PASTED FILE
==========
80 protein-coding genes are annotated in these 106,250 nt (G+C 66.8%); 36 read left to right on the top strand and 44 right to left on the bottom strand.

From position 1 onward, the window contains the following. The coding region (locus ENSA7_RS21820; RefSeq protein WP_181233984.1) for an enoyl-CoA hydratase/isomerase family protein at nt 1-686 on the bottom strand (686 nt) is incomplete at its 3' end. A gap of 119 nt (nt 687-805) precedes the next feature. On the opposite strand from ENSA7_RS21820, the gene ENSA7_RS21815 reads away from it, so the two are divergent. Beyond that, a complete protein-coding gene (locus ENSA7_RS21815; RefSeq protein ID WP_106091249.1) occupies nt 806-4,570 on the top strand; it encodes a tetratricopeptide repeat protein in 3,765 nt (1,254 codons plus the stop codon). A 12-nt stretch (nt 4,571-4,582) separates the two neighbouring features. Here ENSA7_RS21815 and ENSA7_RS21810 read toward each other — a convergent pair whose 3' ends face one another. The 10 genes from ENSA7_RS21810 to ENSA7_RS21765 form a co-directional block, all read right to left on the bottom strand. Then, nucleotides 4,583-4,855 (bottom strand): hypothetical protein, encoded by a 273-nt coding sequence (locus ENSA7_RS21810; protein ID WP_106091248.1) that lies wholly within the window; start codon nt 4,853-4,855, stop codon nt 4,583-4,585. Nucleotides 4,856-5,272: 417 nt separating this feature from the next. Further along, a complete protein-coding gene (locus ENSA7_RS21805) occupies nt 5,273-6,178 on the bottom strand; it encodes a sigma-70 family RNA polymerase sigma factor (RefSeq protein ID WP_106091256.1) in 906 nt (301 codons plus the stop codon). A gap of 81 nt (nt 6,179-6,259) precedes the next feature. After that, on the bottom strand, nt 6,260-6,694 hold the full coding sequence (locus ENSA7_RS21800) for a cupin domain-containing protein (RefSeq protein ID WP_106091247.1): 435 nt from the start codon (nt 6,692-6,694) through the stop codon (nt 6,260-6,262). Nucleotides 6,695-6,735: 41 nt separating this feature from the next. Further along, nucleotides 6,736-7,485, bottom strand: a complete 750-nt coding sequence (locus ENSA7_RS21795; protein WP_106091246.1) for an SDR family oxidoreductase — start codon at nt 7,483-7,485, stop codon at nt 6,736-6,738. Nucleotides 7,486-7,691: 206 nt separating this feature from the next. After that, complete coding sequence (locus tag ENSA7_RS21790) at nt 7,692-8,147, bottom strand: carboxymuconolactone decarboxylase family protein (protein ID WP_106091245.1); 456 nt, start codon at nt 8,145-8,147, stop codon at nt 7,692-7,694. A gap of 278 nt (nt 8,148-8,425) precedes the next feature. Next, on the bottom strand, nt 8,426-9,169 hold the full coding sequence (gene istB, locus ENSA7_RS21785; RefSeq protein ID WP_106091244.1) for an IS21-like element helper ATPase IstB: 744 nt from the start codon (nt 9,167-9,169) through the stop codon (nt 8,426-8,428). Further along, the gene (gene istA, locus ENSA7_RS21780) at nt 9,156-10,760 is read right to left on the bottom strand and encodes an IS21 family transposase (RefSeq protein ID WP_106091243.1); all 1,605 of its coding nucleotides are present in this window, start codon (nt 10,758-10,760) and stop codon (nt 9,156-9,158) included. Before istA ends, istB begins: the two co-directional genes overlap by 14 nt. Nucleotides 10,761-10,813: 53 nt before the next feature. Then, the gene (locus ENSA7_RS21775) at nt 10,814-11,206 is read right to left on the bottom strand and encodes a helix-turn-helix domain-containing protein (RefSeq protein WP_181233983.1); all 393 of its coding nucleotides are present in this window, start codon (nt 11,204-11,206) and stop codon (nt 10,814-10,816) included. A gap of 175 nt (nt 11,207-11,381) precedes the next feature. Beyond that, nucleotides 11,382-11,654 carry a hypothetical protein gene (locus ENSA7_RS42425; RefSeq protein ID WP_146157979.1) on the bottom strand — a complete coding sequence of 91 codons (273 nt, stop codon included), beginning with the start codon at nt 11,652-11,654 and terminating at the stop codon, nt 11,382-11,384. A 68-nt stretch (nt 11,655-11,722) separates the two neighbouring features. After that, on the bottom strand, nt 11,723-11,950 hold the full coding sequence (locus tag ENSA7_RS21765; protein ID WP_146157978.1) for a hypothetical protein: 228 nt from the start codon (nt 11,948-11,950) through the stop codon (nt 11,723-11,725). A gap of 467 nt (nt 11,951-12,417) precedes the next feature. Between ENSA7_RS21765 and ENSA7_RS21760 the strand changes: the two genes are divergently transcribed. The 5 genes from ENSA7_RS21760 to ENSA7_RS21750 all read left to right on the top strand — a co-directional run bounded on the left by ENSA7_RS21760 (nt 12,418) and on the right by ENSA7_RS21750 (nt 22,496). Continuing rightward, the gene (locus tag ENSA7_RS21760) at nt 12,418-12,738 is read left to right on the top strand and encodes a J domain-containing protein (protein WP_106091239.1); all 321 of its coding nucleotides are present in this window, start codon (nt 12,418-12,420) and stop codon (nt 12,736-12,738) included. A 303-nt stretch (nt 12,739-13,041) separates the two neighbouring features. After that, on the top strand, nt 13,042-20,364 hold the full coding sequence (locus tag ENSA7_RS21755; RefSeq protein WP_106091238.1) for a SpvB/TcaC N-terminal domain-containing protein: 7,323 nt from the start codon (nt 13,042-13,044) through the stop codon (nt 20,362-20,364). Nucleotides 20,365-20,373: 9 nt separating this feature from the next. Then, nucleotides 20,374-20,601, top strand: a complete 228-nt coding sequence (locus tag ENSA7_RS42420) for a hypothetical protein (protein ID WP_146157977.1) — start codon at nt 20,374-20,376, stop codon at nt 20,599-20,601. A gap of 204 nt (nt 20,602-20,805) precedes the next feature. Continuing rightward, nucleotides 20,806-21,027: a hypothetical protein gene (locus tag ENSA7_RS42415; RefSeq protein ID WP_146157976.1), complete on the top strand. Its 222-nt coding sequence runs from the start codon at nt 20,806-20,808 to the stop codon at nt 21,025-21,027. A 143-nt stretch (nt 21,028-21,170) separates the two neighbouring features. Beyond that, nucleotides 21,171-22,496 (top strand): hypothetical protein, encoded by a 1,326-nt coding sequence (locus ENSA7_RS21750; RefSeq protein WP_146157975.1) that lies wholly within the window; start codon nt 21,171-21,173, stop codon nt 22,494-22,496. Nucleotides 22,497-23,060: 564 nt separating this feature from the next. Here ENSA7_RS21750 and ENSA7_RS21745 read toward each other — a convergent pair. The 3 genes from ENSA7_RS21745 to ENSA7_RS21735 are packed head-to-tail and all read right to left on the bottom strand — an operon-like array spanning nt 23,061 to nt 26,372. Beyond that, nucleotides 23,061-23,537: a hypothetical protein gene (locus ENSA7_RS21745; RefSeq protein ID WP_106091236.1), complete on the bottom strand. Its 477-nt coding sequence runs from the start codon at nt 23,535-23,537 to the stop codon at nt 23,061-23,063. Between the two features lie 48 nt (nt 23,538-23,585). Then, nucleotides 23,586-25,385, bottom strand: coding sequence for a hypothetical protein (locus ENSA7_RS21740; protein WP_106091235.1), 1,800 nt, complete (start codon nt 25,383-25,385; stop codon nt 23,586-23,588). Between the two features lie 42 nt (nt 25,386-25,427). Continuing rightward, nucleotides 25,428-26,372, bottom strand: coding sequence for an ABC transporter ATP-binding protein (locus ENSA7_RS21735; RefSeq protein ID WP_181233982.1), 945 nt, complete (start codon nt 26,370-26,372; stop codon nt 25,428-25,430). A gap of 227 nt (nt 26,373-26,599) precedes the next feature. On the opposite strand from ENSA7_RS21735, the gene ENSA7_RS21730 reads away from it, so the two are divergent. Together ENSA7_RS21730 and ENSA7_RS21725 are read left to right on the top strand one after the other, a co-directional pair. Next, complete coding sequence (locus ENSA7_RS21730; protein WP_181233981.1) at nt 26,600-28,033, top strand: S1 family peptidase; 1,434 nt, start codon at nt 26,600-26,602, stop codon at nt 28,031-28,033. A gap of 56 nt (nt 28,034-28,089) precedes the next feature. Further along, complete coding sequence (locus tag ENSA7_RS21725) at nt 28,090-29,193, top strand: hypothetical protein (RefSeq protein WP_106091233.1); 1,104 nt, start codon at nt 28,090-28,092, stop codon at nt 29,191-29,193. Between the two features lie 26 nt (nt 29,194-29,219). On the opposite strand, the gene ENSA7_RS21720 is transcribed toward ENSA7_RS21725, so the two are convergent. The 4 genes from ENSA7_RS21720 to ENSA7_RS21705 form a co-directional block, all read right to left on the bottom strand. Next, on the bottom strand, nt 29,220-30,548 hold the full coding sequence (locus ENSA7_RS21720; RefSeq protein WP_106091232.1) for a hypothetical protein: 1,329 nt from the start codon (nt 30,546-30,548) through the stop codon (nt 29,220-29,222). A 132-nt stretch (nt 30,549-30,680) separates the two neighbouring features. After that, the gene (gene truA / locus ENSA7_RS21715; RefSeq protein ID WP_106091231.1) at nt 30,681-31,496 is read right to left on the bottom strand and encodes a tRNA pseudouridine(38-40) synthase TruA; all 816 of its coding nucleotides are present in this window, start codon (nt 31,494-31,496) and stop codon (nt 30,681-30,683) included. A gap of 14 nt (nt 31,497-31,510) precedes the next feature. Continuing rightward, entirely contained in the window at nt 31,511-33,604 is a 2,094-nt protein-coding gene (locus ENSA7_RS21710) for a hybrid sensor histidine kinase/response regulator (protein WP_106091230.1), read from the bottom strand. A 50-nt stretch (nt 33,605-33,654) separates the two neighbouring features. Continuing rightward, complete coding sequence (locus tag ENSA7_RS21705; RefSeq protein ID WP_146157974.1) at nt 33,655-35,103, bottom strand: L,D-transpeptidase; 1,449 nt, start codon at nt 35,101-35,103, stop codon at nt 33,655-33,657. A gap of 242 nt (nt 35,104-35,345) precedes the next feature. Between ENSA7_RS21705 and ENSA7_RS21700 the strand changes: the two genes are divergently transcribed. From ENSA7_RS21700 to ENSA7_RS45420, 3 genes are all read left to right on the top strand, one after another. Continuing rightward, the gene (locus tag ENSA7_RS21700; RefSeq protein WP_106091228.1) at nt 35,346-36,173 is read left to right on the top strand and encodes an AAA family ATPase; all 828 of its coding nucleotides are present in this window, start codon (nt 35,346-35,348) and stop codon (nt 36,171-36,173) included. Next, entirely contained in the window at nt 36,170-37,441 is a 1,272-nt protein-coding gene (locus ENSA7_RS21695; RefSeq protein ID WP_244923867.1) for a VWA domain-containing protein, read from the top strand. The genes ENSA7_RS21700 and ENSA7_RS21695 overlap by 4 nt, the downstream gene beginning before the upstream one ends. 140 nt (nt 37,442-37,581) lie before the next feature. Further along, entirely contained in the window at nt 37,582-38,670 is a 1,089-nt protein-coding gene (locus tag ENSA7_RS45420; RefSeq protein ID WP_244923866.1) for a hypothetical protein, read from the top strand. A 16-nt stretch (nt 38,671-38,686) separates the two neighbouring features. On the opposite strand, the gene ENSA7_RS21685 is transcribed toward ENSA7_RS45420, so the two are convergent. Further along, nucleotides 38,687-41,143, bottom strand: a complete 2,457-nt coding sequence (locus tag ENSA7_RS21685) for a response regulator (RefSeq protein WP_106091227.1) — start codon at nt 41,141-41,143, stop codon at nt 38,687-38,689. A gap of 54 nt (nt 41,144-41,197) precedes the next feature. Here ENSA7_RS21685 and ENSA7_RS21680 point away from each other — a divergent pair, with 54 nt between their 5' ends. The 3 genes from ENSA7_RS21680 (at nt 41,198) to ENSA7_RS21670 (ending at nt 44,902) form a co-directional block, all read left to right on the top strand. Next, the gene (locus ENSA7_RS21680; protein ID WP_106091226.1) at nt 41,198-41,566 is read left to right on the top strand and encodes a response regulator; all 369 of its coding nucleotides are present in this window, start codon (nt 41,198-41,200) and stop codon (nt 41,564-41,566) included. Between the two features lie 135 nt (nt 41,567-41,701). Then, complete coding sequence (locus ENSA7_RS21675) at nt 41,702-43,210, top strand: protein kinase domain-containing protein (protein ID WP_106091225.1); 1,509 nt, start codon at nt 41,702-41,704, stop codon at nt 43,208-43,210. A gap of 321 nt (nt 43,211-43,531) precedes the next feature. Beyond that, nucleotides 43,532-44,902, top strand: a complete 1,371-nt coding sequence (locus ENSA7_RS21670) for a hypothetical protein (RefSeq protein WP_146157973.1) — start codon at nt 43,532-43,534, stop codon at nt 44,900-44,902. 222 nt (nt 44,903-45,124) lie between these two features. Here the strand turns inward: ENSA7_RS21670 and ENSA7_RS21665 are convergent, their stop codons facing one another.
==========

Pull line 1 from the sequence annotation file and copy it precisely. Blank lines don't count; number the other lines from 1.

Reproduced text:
80 protein-coding genes are annotated in these 106,250 nt (G+C 66.8%); 36 read left to right on the top strand and 44 right to left on the bottom strand.